If I am being honest, and why not at this point right, I would admit that I have a hard time standing pat and allowing time to move me forward. By that what I mean is, when it comes to investing I always want to go for the home run stock purchase or sell things that aren’t going up fast enough. I know in my head that slow and steady wins the race, but don’t we all just wish for a big win now and then??
With that in mind, it took me quite a while to get to where I am today in regards to investing. And at the end of the day, it’s the simplest approach I’ve ever taken. Low cost ETF’s representing indexes and specific business segments. That’s it! No big secret, nothing mind blowing to see here. I will still buy an occasional individual stock I like and my IRA is invested in individual stocks, but my investment account is simply ETF’s. I look for low costs and a good rate of return over long time frames, diversify across large and small cap US and Emerging markets. Personally, I am a believer in a few business segments such as the large tech companies, so I invest a small amount in an ETF focused on them to put a heavier weight on that segment in my portfolio. Now I deposit funds monthly and divide them up according to my preferred allocation and then I try to leave it alone, which for me is the hardest part.
Am I concerned that the market is so high and more and more analysts are coming out calling for a correction? Of course, but the way I see it as someone with at least a 15 year horizon to earn an income and invest, the lower prices a correction brings are actually attractive. Timing the market is a fools game, so by investing regularly across all market ups and downs you are dollar cost averaging and setting yourself up for success. For anyone not familiar with the concept of dollar cost averaging, it is in essence making consistent purchases of a security regardless of price movement which leaves you with an overall solid cost basis.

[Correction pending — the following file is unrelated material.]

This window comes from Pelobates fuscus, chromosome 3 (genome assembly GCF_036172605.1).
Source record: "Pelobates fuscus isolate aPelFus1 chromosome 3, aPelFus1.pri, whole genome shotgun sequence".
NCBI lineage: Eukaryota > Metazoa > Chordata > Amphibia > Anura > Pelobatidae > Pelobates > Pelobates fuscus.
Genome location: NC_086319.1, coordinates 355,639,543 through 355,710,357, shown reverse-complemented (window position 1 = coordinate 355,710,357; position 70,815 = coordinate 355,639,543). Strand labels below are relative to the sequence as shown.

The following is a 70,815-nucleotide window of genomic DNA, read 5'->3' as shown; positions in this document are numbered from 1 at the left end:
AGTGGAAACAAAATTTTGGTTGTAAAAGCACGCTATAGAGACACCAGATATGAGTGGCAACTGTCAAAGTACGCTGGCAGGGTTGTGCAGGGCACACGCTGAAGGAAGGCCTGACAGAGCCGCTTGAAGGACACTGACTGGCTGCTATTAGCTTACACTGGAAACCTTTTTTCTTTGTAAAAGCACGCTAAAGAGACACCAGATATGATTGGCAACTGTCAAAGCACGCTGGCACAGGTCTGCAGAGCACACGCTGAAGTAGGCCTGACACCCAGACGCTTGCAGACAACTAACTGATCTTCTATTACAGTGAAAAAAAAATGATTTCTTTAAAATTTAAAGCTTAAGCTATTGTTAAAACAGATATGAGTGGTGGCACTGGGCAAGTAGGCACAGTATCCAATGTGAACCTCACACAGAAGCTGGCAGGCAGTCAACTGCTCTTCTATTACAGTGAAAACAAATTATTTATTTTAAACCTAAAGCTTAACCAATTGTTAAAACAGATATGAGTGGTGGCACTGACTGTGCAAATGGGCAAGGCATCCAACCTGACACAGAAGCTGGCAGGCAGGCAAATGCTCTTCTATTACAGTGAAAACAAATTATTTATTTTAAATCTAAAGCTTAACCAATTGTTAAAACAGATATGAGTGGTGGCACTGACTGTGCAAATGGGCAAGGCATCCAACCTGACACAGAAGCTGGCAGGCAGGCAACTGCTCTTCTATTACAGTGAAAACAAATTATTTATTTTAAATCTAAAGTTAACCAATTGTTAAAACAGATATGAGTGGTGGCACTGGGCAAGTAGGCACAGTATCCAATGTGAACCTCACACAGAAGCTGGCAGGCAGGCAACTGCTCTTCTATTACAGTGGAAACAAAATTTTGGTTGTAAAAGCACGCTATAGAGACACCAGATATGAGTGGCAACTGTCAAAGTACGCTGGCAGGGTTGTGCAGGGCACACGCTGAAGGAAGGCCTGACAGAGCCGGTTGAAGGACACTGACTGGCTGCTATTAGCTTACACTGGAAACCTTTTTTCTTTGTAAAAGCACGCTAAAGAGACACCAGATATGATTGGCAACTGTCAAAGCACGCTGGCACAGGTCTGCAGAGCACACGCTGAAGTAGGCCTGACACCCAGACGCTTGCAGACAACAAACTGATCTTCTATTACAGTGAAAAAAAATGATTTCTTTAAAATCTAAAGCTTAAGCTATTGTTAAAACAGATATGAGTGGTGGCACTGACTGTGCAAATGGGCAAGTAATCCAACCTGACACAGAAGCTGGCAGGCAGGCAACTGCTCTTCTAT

Now I won’t leave you hanging with why my IRA is different. First, I will mention that it is a Roth IRA. Why not traditional? Because my income disqualifies me from a tax deduction on the traditional, which also means I can’t go directly into a Roth IRA. Thus, I had to proceed with a back door Roth, which is basically a loophole allowing high income individuals to still contribute to a Roth IRA if it goes through a Traditional first. I’ll leave it to you and your accountant or advisor to discuss if you are interested, but I am a believer that taxes have no where to go but up and I am still planning for a good income in retirement so I’ll take the comfort of a tax free distribution. As far as why its invested in individual stocks, that’s another interesting story. A good friend introduced me to a natural resource analyst newsletter by Marin Katusa of Katusa Research. I’ve been a subscriber for just under a year, but have had a good experience so far and follow his recommendations. I believe a solid portfolio of individual stocks is probably the preferred method of building wealth. Wait, what? I know, I know, I just got done talking about Index funds. However, if I had the expertise and time to select the best stocks, that’s what I would do. Since I don’t, I think index funds and ETF’s are the next best way to go.
Next time I will be writing a review of a Dave Ramsey book that had a profound effect on my outlook on finances. Chat soon!